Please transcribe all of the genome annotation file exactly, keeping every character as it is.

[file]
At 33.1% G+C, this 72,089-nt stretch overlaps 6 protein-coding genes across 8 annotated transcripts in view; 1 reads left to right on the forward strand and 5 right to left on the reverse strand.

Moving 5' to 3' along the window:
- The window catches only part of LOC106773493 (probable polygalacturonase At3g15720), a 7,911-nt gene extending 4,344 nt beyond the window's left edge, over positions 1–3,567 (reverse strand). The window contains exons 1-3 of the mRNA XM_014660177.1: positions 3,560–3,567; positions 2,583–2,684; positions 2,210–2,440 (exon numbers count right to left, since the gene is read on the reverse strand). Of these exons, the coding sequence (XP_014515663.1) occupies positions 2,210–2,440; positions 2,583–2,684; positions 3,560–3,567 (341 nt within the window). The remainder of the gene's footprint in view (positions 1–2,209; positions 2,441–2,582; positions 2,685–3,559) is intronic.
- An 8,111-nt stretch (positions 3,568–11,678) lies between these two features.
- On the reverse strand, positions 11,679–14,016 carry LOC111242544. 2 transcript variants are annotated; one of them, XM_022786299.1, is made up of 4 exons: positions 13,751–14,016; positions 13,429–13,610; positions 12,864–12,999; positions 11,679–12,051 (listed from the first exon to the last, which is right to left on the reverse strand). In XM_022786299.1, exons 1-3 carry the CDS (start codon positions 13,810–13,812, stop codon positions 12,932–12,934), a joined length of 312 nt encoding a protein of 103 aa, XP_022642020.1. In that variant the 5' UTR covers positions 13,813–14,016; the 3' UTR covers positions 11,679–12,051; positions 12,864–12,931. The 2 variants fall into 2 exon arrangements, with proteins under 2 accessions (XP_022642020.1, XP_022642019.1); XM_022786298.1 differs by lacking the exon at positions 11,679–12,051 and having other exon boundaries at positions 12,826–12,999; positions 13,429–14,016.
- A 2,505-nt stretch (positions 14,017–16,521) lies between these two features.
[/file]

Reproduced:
At 33.1% G+C, this 72,089-nt stretch overlaps 6 protein-coding genes across 8 annotated transcripts in view; 1 reads left to right on the forward strand and 5 right to left on the reverse strand.

Moving 5' to 3' along the window:
- The window catches only part of LOC106773493 (probable polygalacturonase At3g15720), a 7,911-nt gene extending 4,344 nt beyond the window's left edge, over positions 1–3,567 (reverse strand). The window contains exons 1-3 of the mRNA XM_014660177.1: positions 3,560–3,567; positions 2,583–2,684; positions 2,210–2,440 (exon numbers count right to left, since the gene is read on the reverse strand). Of these exons, the coding sequence (XP_014515663.1) occupies positions 2,210–2,440; positions 2,583–2,684; positions 3,560–3,567 (341 nt within the window). The remainder of the gene's footprint in view (positions 1–2,209; positions 2,441–2,582; positions 2,685–3,559) is intronic.
- An 8,111-nt stretch (positions 3,568–11,678) lies between these two features.
- On the reverse strand, positions 11,679–14,016 carry LOC111242544. 2 transcript variants are annotated; one of them, XM_022786299.1, is made up of 4 exons: positions 13,751–14,016; positions 13,429–13,610; positions 12,864–12,999; positions 11,679–12,051 (listed from the first exon to the last, which is right to left on the reverse strand). In XM_022786299.1, exons 1-3 carry the CDS (start codon positions 13,810–13,812, stop codon positions 12,932–12,934), a joined length of 312 nt encoding a protein of 103 aa, XP_022642020.1. In that variant the 5' UTR covers positions 13,813–14,016; the 3' UTR covers positions 11,679–12,051; positions 12,864–12,931. The 2 variants fall into 2 exon arrangements, with proteins under 2 accessions (XP_022642020.1, XP_022642019.1); XM_022786298.1 differs by lacking the exon at positions 11,679–12,051 and having other exon boundaries at positions 12,826–12,999; positions 13,429–14,016.
- A 2,505-nt stretch (positions 14,017–16,521) lies between these two features.